Chinese Housing Market Remains Positive Despite Policy Tightening


Urging the Chinese government to play a great role in managing the economy with "sound macro-regulation" at the 19th Communist Party Congress in Beijing on Wednesday, Xi Jinping encourage the formation of mixed-ownership reforms in the state sector. 

The push toward more government involvement from Beijing is unsurprising following changing regulations relating to Chinese outbound investment earlier this year.

Internal housing policy restrictions aimed at boosting healthy development of the property market and curbing speculative development however caused the stocks of major Chinese property developers to tumble.

According to UBS Evidence Lab's China Housing Survey the strength of china's housing cycle in the first half of 2017 surprised many -- displaying surprisingly elevated optimism in higher property prices with residential sales growing 13 per cent in H1.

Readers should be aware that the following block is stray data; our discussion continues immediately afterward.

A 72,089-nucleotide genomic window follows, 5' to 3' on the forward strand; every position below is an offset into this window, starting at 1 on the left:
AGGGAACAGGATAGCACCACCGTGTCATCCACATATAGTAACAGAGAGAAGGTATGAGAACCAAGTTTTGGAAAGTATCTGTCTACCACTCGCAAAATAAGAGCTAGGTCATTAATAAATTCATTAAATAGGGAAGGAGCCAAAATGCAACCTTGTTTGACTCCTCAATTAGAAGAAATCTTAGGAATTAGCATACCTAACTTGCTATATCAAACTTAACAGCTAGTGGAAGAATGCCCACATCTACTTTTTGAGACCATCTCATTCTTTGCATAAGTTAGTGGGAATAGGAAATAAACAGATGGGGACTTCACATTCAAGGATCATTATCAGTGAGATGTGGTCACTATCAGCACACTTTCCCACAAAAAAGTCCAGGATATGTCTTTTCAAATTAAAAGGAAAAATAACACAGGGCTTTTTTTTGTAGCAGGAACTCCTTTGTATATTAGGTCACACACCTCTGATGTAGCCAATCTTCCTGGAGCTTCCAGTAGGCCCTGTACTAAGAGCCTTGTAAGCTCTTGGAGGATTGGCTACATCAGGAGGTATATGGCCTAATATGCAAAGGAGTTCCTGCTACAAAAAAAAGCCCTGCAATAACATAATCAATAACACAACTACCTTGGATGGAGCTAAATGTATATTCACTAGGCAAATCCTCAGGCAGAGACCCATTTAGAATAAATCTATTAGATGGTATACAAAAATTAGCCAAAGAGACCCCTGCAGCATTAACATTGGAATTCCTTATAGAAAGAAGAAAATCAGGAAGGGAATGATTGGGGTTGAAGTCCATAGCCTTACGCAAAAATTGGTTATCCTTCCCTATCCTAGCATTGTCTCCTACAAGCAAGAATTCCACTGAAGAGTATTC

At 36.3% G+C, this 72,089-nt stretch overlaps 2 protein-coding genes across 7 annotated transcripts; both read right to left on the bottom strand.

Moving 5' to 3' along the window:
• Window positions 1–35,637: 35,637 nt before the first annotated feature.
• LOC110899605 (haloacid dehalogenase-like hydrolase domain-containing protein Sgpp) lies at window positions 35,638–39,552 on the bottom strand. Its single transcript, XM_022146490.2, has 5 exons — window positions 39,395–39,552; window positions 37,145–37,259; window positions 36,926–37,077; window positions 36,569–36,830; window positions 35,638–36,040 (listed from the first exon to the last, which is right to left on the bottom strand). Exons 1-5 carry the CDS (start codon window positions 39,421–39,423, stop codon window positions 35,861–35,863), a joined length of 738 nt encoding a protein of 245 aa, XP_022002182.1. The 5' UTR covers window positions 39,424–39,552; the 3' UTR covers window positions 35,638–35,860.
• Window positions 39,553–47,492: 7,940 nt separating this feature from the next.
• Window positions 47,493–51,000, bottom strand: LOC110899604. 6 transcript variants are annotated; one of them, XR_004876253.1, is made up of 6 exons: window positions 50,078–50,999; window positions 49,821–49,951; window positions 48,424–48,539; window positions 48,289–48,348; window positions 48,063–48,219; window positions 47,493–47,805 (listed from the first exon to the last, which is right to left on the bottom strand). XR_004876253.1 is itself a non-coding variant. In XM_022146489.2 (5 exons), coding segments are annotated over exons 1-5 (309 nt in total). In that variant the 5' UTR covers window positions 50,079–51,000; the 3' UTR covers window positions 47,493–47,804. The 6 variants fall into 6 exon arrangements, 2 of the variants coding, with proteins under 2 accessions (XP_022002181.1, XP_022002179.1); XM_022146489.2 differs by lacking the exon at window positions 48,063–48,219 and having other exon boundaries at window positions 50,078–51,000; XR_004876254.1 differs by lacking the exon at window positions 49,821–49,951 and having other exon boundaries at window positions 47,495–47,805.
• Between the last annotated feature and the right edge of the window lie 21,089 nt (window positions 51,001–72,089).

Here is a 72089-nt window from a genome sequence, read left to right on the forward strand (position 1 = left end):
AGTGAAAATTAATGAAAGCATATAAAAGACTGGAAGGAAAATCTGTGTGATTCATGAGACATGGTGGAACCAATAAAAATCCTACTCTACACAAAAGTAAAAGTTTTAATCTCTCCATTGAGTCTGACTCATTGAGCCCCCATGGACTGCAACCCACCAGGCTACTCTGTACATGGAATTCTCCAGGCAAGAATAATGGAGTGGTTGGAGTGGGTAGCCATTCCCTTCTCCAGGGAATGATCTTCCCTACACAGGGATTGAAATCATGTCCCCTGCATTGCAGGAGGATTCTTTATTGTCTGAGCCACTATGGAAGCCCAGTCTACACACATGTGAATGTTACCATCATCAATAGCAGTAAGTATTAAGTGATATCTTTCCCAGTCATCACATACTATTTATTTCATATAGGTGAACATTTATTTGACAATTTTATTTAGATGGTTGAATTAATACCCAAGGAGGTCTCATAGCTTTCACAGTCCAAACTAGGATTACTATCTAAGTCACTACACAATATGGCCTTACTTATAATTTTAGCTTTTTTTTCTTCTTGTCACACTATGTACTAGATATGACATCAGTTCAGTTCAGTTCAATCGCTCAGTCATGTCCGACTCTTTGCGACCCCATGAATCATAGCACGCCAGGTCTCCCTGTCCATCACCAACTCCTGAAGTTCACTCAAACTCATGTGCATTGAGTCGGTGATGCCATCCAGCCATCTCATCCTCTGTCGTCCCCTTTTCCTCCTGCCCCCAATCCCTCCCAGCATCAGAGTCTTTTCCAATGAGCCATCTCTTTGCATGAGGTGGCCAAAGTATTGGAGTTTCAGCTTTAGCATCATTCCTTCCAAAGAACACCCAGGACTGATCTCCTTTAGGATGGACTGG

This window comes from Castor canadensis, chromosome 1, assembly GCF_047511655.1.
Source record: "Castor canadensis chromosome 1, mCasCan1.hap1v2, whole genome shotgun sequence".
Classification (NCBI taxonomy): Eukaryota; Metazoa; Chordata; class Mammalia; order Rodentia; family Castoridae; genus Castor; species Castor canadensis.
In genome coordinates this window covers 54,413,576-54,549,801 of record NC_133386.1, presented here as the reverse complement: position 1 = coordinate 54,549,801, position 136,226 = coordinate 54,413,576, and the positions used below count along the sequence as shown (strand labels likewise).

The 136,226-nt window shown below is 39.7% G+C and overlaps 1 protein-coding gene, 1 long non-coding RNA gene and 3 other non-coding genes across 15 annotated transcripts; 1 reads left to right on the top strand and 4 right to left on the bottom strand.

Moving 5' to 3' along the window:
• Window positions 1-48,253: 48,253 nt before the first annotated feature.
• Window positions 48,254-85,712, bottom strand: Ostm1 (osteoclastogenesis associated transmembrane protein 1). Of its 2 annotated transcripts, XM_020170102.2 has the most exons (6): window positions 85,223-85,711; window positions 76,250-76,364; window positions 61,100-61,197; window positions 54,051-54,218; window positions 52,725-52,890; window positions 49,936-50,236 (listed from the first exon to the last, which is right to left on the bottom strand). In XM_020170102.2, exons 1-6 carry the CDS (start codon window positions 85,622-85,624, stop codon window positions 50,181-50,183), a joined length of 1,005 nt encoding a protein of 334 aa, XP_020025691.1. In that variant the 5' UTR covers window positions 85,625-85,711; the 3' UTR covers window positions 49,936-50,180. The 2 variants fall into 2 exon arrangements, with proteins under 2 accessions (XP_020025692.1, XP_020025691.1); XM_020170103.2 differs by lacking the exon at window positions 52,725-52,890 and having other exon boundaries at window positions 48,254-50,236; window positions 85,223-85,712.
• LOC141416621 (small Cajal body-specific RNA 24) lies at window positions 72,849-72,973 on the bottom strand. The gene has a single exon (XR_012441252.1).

"We believe sales growth has peaked with the pace of growth moderating in the last two months. We forecast 8-10% national sales growth in 2017 and -2% to 0% in 2018.

"Developer share prices are pricing in stronger sales growth than we are forecasting," the report said.

Despite Government efforts to stop down-payment financing, the evidence lab's survey showed 45 per cent of Chinese consumers financed at least part of their down payment.

While consumer leverage rose, the absolute levels were not cause for concern.

"Our survey shows that while mortgage LTV is 55 per cent on average, including down-payment financing, true LTVs are ~66 per cent. Our survey also shows 76 per cent of consumers are paying less than 40 per cent of their household income towards servicing their mortgage and only a third of consumers who own a property are servicing a mortgage."Nonetheless, evidence of policy tightening slowing activity is emerging.

Despite 18 months of property tightening measures, 60 per cent of respondents said it was easy or very easy to get mortgage approval, albeit down from 70 per cent six months ago and 80 per cent a year ago.

The survey revealed consumers were sensitive to higher down-payments and mortgage rates.

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